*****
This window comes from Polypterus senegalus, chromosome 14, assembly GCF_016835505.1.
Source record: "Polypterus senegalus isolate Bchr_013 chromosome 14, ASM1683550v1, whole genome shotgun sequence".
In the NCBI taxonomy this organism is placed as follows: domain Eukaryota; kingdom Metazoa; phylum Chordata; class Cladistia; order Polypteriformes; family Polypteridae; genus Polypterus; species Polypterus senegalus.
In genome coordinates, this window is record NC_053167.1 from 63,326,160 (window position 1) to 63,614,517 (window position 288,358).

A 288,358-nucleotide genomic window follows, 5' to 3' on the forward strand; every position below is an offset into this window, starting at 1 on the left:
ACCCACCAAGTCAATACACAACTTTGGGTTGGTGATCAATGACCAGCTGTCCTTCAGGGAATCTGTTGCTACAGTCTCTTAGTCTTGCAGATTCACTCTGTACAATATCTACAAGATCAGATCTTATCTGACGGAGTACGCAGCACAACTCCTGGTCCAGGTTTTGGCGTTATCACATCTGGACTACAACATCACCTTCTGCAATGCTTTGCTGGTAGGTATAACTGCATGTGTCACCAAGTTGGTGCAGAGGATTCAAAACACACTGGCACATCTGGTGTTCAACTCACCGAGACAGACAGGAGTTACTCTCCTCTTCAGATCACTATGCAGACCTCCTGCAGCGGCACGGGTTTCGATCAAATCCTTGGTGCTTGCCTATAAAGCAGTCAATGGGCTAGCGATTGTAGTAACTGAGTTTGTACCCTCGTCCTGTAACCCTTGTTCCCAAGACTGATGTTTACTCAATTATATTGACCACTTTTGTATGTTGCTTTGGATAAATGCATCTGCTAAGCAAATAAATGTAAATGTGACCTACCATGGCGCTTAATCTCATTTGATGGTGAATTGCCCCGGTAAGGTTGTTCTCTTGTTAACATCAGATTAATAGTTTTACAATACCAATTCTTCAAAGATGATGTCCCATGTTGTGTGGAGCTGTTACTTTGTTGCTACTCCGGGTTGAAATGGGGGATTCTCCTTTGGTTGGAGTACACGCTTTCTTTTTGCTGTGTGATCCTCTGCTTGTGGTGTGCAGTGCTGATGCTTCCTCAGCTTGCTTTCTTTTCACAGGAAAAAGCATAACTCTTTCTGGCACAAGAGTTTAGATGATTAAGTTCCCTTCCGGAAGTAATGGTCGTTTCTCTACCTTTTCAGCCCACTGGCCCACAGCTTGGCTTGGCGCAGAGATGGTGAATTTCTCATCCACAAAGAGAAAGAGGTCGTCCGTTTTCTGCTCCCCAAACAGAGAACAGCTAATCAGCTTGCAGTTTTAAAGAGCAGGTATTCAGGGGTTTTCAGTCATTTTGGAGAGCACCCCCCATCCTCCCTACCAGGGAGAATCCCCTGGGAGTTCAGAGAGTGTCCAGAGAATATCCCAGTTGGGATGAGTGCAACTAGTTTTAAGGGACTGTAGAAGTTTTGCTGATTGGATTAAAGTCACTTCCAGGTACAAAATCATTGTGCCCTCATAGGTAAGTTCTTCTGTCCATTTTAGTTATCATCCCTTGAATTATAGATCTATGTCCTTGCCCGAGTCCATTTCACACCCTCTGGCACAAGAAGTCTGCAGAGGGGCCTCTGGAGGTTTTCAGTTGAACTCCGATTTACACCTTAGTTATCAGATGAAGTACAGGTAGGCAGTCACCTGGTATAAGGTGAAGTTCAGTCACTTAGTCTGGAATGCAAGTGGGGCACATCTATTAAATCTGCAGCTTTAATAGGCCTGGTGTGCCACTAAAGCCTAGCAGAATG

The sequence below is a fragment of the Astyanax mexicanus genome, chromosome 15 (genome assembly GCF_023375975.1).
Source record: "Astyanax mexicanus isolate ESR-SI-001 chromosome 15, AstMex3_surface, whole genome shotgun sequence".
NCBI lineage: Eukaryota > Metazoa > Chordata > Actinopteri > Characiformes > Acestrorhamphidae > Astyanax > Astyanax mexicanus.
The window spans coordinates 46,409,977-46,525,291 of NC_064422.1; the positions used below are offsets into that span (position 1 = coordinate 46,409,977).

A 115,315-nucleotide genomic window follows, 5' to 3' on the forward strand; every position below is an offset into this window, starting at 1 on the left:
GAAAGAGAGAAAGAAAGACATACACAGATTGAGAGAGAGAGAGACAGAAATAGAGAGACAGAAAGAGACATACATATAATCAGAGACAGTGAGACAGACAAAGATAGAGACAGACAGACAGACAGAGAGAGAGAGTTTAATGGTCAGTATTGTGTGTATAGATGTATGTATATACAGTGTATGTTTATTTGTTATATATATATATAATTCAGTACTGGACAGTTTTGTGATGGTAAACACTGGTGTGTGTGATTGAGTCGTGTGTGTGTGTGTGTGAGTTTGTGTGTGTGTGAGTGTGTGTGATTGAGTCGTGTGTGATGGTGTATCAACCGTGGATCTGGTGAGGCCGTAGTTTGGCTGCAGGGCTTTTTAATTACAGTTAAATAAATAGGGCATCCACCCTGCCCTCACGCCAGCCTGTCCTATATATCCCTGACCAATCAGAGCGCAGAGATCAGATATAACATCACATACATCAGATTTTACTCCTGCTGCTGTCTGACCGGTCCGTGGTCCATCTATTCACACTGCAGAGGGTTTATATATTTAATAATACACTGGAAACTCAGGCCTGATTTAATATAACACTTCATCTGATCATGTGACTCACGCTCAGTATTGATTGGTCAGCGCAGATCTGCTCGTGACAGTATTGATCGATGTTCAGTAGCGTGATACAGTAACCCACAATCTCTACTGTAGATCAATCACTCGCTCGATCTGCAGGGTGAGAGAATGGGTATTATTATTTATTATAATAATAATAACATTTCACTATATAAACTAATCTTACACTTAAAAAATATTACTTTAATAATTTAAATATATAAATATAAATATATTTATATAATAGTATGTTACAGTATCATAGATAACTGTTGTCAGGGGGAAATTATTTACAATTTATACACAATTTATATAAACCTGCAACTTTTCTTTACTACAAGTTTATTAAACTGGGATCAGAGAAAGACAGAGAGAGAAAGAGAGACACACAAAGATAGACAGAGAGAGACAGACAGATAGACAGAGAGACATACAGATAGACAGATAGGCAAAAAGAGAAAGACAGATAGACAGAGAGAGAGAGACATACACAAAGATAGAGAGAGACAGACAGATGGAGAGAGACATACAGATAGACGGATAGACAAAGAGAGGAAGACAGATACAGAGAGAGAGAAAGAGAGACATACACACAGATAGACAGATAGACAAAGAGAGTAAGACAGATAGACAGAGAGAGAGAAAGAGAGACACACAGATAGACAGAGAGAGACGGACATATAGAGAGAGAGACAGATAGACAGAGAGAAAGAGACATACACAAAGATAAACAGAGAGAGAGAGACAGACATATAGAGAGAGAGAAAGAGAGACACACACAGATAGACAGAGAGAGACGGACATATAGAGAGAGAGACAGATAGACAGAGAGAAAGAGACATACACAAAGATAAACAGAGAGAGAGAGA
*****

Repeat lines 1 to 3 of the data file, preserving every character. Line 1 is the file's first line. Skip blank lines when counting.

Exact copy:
This window comes from Polypterus senegalus, chromosome 14, assembly GCF_016835505.1.
Source record: "Polypterus senegalus isolate Bchr_013 chromosome 14, ASM1683550v1, whole genome shotgun sequence".
In the NCBI taxonomy this organism is placed as follows: domain Eukaryota; kingdom Metazoa; phylum Chordata; class Cladistia; order Polypteriformes; family Polypteridae; genus Polypterus; species Polypterus senegalus.